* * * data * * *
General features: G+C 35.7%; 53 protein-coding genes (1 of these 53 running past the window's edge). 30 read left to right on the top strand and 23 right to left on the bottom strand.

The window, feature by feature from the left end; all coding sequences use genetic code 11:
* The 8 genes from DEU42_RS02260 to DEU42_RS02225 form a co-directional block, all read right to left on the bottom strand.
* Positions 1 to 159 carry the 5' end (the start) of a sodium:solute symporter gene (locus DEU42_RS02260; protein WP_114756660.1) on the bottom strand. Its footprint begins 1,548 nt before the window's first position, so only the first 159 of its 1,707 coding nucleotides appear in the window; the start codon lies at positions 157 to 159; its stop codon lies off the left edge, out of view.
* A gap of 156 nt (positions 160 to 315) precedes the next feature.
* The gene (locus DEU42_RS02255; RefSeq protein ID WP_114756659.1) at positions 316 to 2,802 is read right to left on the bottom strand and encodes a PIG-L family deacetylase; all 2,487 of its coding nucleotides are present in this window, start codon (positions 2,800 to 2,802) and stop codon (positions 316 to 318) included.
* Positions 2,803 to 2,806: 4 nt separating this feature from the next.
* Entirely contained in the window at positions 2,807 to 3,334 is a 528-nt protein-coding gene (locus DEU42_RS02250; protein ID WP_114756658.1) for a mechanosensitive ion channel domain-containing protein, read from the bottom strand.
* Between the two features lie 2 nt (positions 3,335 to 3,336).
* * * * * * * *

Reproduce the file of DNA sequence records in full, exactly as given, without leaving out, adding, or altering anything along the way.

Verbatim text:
General features: G+C 35.7%; 53 protein-coding genes (1 of these 53 running past the window's edge). 30 read left to right on the top strand and 23 right to left on the bottom strand.

The window, feature by feature from the left end; all coding sequences use genetic code 11:
* The 8 genes from DEU42_RS02260 to DEU42_RS02225 form a co-directional block, all read right to left on the bottom strand.
* Positions 1 to 159 carry the 5' end (the start) of a sodium:solute symporter gene (locus DEU42_RS02260; protein WP_114756660.1) on the bottom strand. Its footprint begins 1,548 nt before the window's first position, so only the first 159 of its 1,707 coding nucleotides appear in the window; the start codon lies at positions 157 to 159; its stop codon lies off the left edge, out of view.
* A gap of 156 nt (positions 160 to 315) precedes the next feature.
* The gene (locus DEU42_RS02255; RefSeq protein ID WP_114756659.1) at positions 316 to 2,802 is read right to left on the bottom strand and encodes a PIG-L family deacetylase; all 2,487 of its coding nucleotides are present in this window, start codon (positions 2,800 to 2,802) and stop codon (positions 316 to 318) included.
* Positions 2,803 to 2,806: 4 nt separating this feature from the next.
* Entirely contained in the window at positions 2,807 to 3,334 is a 528-nt protein-coding gene (locus DEU42_RS02250; protein ID WP_114756658.1) for a mechanosensitive ion channel domain-containing protein, read from the bottom strand.
* Between the two features lie 2 nt (positions 3,335 to 3,336).